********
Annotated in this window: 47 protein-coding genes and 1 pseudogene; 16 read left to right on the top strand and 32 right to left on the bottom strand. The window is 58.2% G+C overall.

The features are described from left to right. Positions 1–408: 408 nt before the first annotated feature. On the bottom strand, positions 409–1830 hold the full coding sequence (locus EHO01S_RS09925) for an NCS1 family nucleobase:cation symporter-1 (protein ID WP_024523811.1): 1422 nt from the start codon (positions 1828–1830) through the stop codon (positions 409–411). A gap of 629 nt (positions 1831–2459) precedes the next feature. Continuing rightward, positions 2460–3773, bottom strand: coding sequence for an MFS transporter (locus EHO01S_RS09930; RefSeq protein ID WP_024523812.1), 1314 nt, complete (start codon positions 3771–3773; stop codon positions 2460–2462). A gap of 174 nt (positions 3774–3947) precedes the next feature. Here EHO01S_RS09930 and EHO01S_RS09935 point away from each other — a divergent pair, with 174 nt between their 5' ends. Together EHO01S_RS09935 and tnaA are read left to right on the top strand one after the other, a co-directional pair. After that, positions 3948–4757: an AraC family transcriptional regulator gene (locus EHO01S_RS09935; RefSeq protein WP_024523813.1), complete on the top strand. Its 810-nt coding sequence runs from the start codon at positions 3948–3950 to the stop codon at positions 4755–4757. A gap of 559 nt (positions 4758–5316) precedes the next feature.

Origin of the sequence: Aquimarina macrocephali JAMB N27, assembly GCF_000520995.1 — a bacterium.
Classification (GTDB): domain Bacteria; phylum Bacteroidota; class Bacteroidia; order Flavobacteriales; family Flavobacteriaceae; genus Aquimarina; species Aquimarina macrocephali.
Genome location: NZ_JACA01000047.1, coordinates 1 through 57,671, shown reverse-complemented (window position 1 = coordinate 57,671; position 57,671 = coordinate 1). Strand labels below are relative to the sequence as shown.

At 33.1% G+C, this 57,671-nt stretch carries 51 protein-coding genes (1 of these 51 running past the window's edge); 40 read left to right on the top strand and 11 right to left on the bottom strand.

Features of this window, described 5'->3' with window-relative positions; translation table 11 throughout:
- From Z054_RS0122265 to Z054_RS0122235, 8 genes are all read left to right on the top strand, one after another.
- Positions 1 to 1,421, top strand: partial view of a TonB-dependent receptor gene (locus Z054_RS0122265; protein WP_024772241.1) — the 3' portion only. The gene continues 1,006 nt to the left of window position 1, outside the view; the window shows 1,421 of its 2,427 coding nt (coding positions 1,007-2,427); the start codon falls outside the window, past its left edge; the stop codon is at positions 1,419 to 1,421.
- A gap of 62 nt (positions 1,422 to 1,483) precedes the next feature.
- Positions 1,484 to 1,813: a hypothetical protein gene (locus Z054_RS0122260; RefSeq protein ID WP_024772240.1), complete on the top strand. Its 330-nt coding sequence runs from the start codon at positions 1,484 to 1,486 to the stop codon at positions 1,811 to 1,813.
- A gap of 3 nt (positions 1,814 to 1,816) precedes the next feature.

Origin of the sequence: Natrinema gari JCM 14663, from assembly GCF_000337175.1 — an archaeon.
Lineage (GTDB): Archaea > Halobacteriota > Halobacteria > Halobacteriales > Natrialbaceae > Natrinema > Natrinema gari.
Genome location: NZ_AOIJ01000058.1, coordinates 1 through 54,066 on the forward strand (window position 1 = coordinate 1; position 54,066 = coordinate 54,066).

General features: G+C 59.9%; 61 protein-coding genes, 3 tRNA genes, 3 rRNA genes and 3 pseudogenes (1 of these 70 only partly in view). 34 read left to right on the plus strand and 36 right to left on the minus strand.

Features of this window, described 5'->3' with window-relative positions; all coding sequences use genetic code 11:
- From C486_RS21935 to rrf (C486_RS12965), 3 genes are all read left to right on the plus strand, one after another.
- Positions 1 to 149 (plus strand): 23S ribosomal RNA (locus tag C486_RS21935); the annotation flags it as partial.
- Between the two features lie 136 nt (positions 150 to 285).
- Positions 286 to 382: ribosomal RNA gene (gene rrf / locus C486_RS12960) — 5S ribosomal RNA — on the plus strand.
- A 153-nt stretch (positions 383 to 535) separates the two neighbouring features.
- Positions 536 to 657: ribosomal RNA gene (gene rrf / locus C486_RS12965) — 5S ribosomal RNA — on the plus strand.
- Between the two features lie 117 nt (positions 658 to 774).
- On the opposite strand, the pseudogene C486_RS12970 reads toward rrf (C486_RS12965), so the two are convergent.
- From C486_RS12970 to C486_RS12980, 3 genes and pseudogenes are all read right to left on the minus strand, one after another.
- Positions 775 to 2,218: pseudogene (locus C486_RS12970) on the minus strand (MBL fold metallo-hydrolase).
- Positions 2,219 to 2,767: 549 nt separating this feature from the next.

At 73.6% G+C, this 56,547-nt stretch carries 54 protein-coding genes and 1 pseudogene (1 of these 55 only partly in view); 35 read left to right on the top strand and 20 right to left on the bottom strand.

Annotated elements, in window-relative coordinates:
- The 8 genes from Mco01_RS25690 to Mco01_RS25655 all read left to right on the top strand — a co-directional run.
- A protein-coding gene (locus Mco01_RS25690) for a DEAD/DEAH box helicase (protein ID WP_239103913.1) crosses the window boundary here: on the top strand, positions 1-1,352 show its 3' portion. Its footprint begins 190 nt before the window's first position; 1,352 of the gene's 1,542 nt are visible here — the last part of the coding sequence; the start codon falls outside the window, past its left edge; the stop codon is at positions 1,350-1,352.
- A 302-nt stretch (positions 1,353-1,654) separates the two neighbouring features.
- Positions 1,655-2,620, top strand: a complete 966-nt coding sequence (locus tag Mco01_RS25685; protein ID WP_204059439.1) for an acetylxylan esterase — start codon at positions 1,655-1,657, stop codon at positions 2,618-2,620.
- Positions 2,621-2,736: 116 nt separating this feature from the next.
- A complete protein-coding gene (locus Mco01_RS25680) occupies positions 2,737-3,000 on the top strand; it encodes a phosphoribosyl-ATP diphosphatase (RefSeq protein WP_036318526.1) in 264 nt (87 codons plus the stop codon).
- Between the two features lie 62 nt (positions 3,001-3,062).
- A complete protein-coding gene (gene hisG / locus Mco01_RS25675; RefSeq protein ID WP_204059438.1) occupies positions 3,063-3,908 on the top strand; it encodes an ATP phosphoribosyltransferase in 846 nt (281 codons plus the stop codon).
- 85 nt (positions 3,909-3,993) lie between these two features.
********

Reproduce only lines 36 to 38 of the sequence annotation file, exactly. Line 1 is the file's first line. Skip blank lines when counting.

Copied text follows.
- A complete protein-coding gene (locus Mco01_RS25680) occupies positions 2,737-3,000 on the top strand; it encodes a phosphoribosyl-ATP diphosphatase (RefSeq protein WP_036318526.1) in 264 nt (87 codons plus the stop codon).
- Between the two features lie 62 nt (positions 3,001-3,062).
- A complete protein-coding gene (gene hisG / locus Mco01_RS25675; RefSeq protein ID WP_204059438.1) occupies positions 3,063-3,908 on the top strand; it encodes an ATP phosphoribosyltransferase in 846 nt (281 codons plus the stop codon).